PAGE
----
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Risk

7/25/2009
04:34 PM
George V. Hulme
George V. Hulme
Commentary
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Congress Taking Steps To Secure Electric Grid

So the theory goes: one strategic Electromagnetic Pulse explosion (EMP) detonation over the mid-west United States could cripple the power grid, and even stop most electronic devices from a car's ignition to medical devices to radios and TVs to PCs from functioning. So what, if anything, are we doing about it?

So the theory goes: one strategic Electromagnetic Pulse explosion (EMP) detonation over the mid-west United States could cripple the power grid, and even stop most electronic devices from a car's ignition to medical devices to radios and TVs to PCs from functioning. So what, if anything, are we doing about it?Representative Roscoe Bartlett, (Rep.-Md.) raised questions about the dangers an EMP explosion poses to the power system during a House Science subcommittee hearing that examined the sensor-driven, so-called "smart grid" being discussed to better manage power usage.

Experts from NIST and FERC acknowledged the risk, from ScienceNews:

Western society's vulnerability to EMPs is very real, acknowledged Suedeen Kelly, a Federal Energy Regulatory Commission member who testified at today's hearing.

"This is indeed a very serious concern that we must address in the context of the smart grid," added George Arnold of the National Institute of Standards and Technology in Gaithersburg, Md. On the bright side, he said that at least some manufacturers are "sensitive to the issue" and have informed smart-grid developers of efforts being investigated to harden key circuitry.

However, Arnold cited a report on the nation's EMP vulnerabilities that concluded it's not practical to try and protect the entire electrical power system - or even all high-value components. So priorities will have to be set as to which assets are most critical, and then focus on shielding them.

Those priorities are part of the work a congressional EMP commission, established by Rep. Bartlett, is working on:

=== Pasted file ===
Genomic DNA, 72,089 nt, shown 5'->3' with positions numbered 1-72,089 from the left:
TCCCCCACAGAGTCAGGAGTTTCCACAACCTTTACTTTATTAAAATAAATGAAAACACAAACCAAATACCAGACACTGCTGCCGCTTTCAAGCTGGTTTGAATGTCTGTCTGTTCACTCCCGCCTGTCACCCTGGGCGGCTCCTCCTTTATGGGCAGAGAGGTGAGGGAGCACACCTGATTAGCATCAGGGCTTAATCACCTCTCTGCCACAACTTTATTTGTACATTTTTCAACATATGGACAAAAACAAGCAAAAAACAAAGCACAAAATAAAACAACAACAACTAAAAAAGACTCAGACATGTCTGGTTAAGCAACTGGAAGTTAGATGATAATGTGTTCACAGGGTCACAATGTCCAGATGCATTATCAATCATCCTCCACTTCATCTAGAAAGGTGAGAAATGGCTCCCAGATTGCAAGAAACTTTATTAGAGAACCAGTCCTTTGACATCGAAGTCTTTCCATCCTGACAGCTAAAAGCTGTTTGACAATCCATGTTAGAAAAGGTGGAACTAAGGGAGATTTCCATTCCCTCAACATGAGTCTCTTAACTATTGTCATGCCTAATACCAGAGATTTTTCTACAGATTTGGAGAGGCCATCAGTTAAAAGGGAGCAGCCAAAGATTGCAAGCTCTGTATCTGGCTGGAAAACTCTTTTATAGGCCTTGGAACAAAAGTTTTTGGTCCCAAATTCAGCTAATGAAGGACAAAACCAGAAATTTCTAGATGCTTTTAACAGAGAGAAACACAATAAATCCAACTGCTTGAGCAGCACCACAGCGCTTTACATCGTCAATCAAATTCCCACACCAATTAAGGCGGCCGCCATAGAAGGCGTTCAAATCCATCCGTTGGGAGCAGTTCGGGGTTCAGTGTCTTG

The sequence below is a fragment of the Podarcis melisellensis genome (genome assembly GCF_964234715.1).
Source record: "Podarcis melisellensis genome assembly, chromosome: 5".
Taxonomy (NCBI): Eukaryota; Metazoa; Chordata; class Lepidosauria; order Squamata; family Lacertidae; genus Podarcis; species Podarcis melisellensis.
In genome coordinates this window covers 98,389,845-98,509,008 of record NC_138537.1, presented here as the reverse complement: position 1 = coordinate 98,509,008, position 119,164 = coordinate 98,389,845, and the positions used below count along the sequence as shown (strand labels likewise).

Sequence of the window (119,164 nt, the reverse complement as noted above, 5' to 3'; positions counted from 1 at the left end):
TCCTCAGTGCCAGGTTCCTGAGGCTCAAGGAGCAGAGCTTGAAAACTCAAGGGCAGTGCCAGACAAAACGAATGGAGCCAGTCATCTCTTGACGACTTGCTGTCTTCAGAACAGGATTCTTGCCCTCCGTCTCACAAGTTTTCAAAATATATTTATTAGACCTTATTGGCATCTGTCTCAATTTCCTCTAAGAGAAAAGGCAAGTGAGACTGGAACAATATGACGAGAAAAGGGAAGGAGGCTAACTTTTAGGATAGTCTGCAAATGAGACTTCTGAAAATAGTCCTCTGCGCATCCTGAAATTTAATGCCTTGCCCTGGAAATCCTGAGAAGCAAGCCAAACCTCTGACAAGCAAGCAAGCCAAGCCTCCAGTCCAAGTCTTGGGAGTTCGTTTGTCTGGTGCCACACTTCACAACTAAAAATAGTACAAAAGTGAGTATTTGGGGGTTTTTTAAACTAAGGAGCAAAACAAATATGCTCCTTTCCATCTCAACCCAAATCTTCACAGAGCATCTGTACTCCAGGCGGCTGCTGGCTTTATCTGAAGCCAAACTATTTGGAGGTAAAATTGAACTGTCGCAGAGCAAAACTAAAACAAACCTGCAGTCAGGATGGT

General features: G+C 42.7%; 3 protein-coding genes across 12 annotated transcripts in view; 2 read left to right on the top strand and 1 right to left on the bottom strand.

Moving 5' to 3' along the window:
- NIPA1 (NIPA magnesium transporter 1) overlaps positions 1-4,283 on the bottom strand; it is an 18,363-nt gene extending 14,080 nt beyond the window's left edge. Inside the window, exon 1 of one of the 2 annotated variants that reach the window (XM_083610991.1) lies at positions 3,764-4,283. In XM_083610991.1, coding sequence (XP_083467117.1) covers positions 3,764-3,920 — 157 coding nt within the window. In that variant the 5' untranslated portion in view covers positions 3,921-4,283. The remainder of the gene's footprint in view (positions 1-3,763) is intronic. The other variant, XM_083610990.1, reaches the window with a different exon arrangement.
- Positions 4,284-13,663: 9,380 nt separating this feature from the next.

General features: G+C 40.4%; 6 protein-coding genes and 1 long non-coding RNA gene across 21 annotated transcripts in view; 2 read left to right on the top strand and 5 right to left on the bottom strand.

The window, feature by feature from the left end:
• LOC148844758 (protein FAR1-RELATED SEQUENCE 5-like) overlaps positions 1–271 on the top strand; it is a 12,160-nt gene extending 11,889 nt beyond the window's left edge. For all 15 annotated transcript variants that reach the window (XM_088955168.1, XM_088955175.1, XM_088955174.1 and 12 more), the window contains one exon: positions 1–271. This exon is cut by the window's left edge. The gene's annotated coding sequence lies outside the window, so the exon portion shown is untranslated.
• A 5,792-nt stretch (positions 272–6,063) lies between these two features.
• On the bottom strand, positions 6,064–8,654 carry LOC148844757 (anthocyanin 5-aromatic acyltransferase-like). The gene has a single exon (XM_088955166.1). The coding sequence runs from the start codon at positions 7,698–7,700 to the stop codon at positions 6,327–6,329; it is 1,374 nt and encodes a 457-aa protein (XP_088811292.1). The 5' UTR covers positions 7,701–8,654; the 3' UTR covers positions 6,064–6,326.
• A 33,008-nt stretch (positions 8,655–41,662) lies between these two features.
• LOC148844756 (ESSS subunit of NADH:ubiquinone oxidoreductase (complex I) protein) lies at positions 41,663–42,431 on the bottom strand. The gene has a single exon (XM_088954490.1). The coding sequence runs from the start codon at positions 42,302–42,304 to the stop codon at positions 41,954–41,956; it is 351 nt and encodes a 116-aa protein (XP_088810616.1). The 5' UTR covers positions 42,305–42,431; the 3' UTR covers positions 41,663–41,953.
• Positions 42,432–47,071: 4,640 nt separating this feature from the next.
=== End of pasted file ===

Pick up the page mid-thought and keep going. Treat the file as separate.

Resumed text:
* The EMP Commission after two years of work concluded in its report delivered to Congress in 2005 that terrorists, rogue states, China, Russia and other nations could make an EMP attack against the United States.

* The Commission further concluded that some nations already have the capability and contingency plans to make an EMP attack, and in other cases are actively seeking the capability to make such an attack against the United States, its military forces, and U.S. allies.

* The Commission further concluded that EMP attack is one of the few ways that terrorists or state actors could inflict such catastrophic damage on the United States that the U.S. would cease to exist as a military superpower and as a modern society.

* The Commission has designed a realistic blueprint for protecting and recovering the military and civilian infrastructures of the United States from the catastrophic consequences of EMP attack.

* The Commission plan for neutralizing the catastrophic consequences of the EMP threat can be implemented in three (3) to five (5) years at modest cost.

* The EMP Commission is the foremost national authority on the EMP threat, is the only body with a practical, affordable plan to neutralize this threat, and as such the Commission's continuation is vital to U.S. national security.

* Accordingly, the proposed legislation re-establishes the EMP Commission for a period of four years, until the year 2010, long enough for the Commission to help implement its 3-5 year plan for neutralizing the catastrophic EMP threat.

* The EMP Commission continues to assess the development of the EMP threat, monitoring U.S. progress in addressing that threat, and advising and aiding the Congress, United States Government departments and agencies, and the private sector in taking steps necessary to neutralize the catastrophic consequences of an EMP attack.

I've previously covered the risks associated with, and some of the work being completed on, military-grade EMP devices:

Air Force Seeks (Non Lethal) City Stopper EMP Risk Follow-Up It's Time To Defend The U.S. Against The Ultimate Denial of Service Attack

For my mobile security and technology observations, considering following me here on Twitter.

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